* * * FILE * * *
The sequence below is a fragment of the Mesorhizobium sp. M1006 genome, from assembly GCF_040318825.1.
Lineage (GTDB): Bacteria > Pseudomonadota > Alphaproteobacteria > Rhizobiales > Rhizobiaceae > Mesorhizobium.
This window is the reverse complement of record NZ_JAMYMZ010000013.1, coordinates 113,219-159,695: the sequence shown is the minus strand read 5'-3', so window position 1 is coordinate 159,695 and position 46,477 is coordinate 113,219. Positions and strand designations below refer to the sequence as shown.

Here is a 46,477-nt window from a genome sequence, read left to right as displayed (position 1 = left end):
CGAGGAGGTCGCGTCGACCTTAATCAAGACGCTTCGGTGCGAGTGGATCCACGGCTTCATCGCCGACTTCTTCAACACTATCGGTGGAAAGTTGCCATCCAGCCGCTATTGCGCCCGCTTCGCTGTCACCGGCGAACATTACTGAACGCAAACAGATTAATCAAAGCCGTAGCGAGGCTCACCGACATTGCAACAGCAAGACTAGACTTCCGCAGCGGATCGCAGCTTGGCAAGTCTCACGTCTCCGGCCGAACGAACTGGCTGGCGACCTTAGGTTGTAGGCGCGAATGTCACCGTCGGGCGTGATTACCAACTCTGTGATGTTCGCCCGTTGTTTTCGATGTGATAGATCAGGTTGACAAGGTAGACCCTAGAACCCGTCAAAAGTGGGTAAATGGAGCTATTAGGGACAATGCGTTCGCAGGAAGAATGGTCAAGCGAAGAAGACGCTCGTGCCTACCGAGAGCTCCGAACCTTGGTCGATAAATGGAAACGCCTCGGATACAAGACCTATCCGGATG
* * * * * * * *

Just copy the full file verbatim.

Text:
The sequence below is a fragment of the Mesorhizobium sp. M1006 genome, from assembly GCF_040318825.1.
Lineage (GTDB): Bacteria > Pseudomonadota > Alphaproteobacteria > Rhizobiales > Rhizobiaceae > Mesorhizobium.
This window is the reverse complement of record NZ_JAMYMZ010000013.1, coordinates 113,219-159,695: the sequence shown is the minus strand read 5'-3', so window position 1 is coordinate 159,695 and position 46,477 is coordinate 113,219. Positions and strand designations below refer to the sequence as shown.

Here is a 46,477-nt window from a genome sequence, read left to right as displayed (position 1 = left end):
CGAGGAGGTCGCGTCGACCTTAATCAAGACGCTTCGGTGCGAGTGGATCCACGGCTTCATCGCCGACTTCTTCAACACTATCGGTGGAAAGTTGCCATCCAGCCGCTATTGCGCCCGCTTCGCTGTCACCGGCGAACATTACTGAACGCAAACAGATTAATCAAAGCCGTAGCGAGGCTCACCGACATTGCAACAGCAAGACTAGACTTCCGCAGCGGATCGCAGCTTGGCAAGTCTCACGTCTCCGGCCGAACGAACTGGCTGGCGACCTTAGGTTGTAGGCGCGAATGTCACCGTCGGGCGTGATTACCAACTCTGTGATGTTCGCCCGTTGTTTTCGATGTGATAGATCAGGTTGACAAGGTAGACCCTAGAACCCGTCAAAAGTGGGTAAATGGAGCTATTAGGGACAATGCGTTCGCAGGAAGAATGGTCAAGCGAAGAAGACGCTCGTGCCTACCGAGAGCTCCGAACCTTGGTCGATAAATGGAAACGCCTCGGATACAAGACCTATCCGGATG